UK fracking application for shale gas energy is approved by local council

Third Energy Kirby Misperton onshore exploration site
Third Energy Kirby Misperton onshore exploration site

An application to carry out fracking in England for the first time since a ban was lifted in 2012 has been approved.

North Yorkshire County Council granted an application by Third Energy to extract shale gas at a site near Kirby Misperton in Ryedale.

Rasik Valand, Chief Executive of Third Energy – which owns and operates the site –  said: “This approval is not a victory, but is a huge responsibility. 

“We will have to deliver on our commitment, made to the committee and to the people of Ryedale, to undertake this operation safely and without impacting on the local environment.

“However, don’t expect to see any activities on site in the near future.  We have conditions from both the planning authority and the Environment Agency to discharge.  There are other consents and notifications required prior to receiving final consent from the British govt.

“Then there is the normal commercial and project management work, such as the letting of contracts and ordering of long lead items.

“The purpose of this application is to establish if the gas seen in some samples in this hybrid sandstone shale formation can be made to flow, at what process conditions and for how long. If this flows then we will need to assess how it performs for some months before making any conclusions.

“So now we move on to the next stage of obtaining required approvals.”

Andrea Leadsom, the junior British energy minister – and a staunch supporter of British Independence from the EU-Bloc – said: “This decision has been made by the local council.

“We’re very clear that fracking is a fantastic opportunity. It’s good for jobs, the economy and strengthens our energy security.

 “We already have tough regulation in place to ensure that fracking is safe. We are now looking forward to the safe exploration of shale gas beginning and finding out just how much of this home grown energy supply is available to power our homes and businesses.”

Scottish First Minister Nicola Sturgeon
Scottish First Minister Nicola Sturgeon

The  minority-Scottish Government under SNP leader Nicola Sturgeon has been ducking and diving on shale energy for more than 18 months since she over-ruled the then Scottish Energy Minister to declare a ‘temporary moratorium’ on shale energy exploration drilling in Scotland.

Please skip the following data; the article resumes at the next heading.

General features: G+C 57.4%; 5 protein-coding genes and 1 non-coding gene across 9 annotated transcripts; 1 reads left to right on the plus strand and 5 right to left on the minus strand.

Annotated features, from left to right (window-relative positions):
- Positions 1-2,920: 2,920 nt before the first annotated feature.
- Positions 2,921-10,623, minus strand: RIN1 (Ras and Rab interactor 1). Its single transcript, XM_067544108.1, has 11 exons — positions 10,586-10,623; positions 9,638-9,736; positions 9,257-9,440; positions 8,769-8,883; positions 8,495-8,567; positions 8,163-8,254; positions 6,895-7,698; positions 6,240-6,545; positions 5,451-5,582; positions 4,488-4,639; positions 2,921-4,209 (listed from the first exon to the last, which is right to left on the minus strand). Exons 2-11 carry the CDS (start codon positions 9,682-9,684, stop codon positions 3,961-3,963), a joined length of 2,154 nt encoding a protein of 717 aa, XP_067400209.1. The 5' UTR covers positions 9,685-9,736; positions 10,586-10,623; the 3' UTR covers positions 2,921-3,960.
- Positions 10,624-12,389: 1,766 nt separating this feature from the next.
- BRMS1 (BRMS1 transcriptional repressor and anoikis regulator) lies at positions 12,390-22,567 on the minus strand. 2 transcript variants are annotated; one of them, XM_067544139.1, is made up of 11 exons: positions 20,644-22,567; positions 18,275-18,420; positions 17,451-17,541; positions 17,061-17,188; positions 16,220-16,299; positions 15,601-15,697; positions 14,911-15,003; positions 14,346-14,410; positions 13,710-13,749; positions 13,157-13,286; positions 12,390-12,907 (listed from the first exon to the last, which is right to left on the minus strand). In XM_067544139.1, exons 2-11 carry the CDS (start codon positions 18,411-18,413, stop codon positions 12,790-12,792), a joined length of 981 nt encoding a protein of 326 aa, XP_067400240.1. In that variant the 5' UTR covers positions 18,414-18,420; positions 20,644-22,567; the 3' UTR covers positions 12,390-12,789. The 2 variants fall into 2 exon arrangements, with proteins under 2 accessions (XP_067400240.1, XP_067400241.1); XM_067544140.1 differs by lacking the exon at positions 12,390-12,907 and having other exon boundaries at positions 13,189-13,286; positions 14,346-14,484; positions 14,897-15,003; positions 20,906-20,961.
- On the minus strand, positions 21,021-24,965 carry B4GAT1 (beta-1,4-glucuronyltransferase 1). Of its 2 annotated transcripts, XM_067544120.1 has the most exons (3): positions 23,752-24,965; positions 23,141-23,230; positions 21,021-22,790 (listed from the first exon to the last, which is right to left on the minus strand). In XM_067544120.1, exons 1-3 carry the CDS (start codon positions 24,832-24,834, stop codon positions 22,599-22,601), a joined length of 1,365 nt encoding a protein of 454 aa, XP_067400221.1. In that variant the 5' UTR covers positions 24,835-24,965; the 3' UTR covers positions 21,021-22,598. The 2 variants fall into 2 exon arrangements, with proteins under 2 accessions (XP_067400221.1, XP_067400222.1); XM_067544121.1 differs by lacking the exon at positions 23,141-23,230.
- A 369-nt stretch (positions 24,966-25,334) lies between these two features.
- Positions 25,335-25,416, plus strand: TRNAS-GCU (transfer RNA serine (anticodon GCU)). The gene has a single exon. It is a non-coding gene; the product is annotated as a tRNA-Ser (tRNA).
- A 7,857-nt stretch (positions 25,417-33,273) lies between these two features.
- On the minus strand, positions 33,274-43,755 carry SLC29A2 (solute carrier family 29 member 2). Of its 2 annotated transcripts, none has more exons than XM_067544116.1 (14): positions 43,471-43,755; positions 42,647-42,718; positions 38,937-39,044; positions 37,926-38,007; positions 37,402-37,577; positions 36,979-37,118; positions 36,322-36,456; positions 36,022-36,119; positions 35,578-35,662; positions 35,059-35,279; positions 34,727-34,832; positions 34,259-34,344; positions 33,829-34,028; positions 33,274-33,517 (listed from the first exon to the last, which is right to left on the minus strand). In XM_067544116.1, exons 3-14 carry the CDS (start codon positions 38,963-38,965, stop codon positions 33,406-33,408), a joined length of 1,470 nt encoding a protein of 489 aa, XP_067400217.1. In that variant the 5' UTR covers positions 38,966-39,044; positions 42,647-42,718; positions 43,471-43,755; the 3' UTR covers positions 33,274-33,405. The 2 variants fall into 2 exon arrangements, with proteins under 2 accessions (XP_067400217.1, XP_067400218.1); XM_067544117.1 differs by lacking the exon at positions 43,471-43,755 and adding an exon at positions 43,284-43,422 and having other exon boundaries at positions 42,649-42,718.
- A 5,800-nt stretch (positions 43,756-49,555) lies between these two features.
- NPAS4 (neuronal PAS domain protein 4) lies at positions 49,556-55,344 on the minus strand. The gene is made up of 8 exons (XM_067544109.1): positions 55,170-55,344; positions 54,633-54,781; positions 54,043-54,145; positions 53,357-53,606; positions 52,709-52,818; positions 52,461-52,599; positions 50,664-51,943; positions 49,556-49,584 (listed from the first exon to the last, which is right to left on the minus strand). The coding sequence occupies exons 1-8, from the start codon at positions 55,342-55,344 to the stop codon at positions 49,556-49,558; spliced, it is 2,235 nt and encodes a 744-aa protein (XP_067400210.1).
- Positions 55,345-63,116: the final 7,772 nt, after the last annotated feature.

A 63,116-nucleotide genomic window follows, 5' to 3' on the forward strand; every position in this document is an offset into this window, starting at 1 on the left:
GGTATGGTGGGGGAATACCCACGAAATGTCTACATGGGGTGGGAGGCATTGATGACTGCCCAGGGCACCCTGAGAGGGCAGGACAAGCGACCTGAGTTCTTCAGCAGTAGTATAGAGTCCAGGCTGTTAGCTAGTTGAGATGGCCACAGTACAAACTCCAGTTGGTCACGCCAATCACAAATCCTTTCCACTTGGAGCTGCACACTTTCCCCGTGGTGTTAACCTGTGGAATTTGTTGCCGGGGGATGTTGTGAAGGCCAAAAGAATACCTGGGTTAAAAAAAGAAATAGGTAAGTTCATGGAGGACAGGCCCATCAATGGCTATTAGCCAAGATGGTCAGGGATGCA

The British Geological Society has indicated that there are substantial shale reserves in in northern England and in the Weald in southern England, as well as across the Central Belt in Scotland.

Last year, the SNP Scot-Govt. imposed a ‘temporary’ moratorium on shale gas exploration pending the outcome of a further review of scientific evidence.

Last month, Scottish First Minister Nicola Sturgeon escalated her anti-shale position to ‘deeply sceptical’ in her party’s manifesto for the Holyrood elections.

Last week, she reshuffled former Scottish Energy Minister Fergus Ewing out of that job by promoting him into the Cabinet as Rural Economy Minister in an attempt to smooth over internal SNP divisions over shale energy.

Already, the new Scottish Energy Minister – Paul Wheelhouse – is keeping a very low profile on public engagements which may generate adverse media publicity for Sturgeon’s ‘deeply sceptical’ shale energy policy.

Some of Sturgeon’s own MPs in the Westminster parliament – whose constituency seats in the Central Belt include areas licensed by the UK Dept of Energy (DECC) for shale gas exploration – are known to be in favour of fracking notwithstanding her ‘deep scepticism’

INEOS – which owns and operates the huge  Grangemouth petro-chem refinery which is essential to the well-being of Scotland’s economy  – also holds shale gas exploration licences in Scotland and England.

But the company – which is now shipping tanker-loads of US shale gas to Grangemouth because N. Sea supplies are dwindling – is meanwhile expected to focus its exploration activity south of the border.

Tory MSP Alex Johnstone – whose party supports shale gas exploration –  told a weekly Scottish newspaper: “It was bad enough that Fergus Ewing and Nicola Sturgeon were at logger heads on this <shale energy>. Now we have a new problem in the form of Ewing’s successor having all kinds of local conflicts <of energy> over shale.

“The Scottish Government needs to stop messing about on fracking and make sure that Scotland capitalises on this opportunity”.

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